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Thursday, Nov 21, 2019

The significance of the vote | HT editorial

Tomorrow’s elections will impact governance, politics, society

editorials Updated: Oct 20, 2019 20:27 IST

Hindustan Times
The BJP has constructed a coalition of non-dominant castes in both states (non-Jat in Haryana, non-Maratha in Maharashtra)
The BJP has constructed a coalition of non-dominant castes in both states (non-Jat in Haryana, non-Maratha in Maharashtra)(PTI)
         

Maharashtra and Haryana vote tomorrow to elect representatives for their state assemblies. The poll will determine the nature of the next government in both the states. Given the increasing power of state governments in the day-to-day lives of citizens, the outcome will have clear governance implications for the growth, development and human index trajectory of people living in both states. Beyond that, it will be a reflection of the state of politics and social churn in India today.

First, politics. Both states are ruled by the Bharatiya Janata Party (BJP). Do remember that neither Maharashtra nor Haryana was a stronghold of the party before 2014. But Devendra Fadnavis in Mumbai and Manohar Lal Khattar in Chandigarh — under the close supervision of Narendra Modi and Amit Shah in Delhi — have made the party the dominant player in both states. This has happened due to a combination of national factors (Mr Modi’s appeal; the discourse on nationalism; and the effectiveness of the central government’s welfare schemes) and state-level factors (the perception of integrity of both CMs and sharper delivery of services). But it has also happened because of the collapse of the Opposition in both states. In Haryana, the Congress has been embroiled in an internal battle, and the leading regional formation, led by Om Prakash Chautala, has fragmented. In Maharashtra, too, the Congress’ ability to put up a strong fight is near absent even though the Nationalist Congress Party, suffering from debilitating desertions, is battling it out more vigorously.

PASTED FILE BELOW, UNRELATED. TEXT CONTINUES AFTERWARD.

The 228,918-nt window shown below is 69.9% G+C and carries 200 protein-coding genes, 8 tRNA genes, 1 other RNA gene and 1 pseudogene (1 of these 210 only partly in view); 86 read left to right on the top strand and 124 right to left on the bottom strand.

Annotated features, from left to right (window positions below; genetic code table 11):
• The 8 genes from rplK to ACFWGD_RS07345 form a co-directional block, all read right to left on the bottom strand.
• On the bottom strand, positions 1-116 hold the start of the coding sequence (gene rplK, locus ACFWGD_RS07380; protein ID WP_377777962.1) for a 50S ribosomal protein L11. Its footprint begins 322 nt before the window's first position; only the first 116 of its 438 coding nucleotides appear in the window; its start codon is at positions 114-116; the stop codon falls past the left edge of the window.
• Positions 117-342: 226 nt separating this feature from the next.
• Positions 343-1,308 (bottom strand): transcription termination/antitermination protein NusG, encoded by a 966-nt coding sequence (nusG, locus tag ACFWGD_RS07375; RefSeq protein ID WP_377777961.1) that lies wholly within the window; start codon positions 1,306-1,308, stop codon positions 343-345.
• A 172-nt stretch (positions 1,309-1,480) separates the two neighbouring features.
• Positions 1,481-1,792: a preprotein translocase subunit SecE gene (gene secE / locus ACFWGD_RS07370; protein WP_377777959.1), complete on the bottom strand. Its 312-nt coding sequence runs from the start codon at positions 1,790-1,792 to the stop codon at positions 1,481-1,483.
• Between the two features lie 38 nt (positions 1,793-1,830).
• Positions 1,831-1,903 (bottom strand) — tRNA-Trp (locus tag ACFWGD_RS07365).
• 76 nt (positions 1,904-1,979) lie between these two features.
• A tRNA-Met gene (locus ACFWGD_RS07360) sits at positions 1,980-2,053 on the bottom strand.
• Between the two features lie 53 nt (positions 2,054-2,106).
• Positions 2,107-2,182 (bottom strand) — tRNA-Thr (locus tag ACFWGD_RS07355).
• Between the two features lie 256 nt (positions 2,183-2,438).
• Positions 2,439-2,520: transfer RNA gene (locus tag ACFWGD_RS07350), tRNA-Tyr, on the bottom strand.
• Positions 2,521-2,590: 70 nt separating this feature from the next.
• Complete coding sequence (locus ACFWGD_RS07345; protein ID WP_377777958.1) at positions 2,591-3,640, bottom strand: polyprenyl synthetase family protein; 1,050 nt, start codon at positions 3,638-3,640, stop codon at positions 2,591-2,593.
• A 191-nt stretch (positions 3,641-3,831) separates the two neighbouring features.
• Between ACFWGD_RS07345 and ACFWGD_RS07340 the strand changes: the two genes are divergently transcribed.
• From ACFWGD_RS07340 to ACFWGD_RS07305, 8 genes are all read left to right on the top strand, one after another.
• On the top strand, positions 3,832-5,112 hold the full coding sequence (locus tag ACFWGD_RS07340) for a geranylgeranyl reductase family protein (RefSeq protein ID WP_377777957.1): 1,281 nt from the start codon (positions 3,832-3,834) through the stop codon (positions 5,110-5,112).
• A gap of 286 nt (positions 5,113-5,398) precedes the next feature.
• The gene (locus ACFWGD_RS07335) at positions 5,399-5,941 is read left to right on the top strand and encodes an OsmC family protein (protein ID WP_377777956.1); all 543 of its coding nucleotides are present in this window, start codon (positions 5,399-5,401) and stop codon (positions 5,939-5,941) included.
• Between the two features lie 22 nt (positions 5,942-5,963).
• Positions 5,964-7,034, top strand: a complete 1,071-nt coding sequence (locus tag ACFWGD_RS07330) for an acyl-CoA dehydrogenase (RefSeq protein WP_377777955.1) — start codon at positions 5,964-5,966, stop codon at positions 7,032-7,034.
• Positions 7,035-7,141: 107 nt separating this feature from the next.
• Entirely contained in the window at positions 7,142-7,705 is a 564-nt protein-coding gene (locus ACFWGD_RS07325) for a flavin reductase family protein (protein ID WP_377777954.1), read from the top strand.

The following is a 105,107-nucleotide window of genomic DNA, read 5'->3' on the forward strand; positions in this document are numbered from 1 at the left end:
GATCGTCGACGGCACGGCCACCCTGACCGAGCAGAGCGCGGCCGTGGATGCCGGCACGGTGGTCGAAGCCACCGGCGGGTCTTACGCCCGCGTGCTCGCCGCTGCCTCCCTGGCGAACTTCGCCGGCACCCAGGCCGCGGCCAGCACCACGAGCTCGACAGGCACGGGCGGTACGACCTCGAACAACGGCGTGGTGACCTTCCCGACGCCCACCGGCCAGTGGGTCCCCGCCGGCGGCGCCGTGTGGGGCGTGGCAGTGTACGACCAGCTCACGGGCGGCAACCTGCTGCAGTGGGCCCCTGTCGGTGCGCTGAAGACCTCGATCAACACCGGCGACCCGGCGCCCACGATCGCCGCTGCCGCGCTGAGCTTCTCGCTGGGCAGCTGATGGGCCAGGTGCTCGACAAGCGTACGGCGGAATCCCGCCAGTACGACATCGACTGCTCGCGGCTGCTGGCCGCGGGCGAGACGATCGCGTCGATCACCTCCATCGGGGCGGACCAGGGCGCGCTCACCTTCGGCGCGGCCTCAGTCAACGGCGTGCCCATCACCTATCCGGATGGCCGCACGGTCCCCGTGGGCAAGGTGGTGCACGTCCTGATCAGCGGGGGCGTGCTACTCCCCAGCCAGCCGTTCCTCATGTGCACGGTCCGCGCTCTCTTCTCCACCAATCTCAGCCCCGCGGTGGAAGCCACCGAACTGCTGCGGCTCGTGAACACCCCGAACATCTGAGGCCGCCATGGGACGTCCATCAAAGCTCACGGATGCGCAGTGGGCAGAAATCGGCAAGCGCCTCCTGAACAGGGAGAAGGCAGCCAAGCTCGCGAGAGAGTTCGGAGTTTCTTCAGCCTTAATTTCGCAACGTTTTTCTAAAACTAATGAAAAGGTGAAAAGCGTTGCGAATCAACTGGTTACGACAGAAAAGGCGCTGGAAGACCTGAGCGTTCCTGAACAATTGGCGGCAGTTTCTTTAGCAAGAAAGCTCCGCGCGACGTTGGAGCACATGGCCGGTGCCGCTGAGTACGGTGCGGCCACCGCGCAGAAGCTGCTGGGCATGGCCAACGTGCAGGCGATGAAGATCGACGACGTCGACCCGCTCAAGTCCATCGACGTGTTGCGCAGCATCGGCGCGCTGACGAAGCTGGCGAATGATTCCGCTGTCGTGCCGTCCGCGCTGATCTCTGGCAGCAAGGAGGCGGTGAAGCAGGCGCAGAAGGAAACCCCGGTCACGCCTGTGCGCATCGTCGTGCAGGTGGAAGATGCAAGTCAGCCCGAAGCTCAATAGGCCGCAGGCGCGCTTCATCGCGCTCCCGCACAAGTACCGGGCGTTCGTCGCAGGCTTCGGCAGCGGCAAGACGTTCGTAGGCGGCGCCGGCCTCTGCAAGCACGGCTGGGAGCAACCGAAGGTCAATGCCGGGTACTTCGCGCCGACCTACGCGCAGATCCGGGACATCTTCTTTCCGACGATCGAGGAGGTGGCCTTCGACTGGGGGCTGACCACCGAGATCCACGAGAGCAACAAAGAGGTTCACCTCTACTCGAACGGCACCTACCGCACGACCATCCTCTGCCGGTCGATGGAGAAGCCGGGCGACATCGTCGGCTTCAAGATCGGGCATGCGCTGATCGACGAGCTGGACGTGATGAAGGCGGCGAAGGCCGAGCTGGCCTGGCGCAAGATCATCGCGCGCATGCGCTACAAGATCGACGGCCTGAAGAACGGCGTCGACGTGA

But if the elections will give a sense of the dynamic in both the ruling and Opposition parties, it is also significant because of the social churn it will reflect. The BJP has constructed a coalition of non-dominant castes in both states (non-Jat in Haryana, non-Maratha in Maharashtra). In both, it is now seeking to make inroads into these traditionally dominant castes. Will it succeed? If it does, the BJP will indeed end up becoming a truly inclusive Hindu party across caste groups in both states. At the same time, a worrying trend in Indian politics — of the diminishing representation of Muslims — looks set to continue. This has social implications because access to power to diverse groups has kept up their faith in democratic procedures and helped maintain inter-community harmony. But as citizens vote today, it is once again a reminder that India’s electoral democracy is robust, enabling people to exercise their fundamental right in choosing who governs them.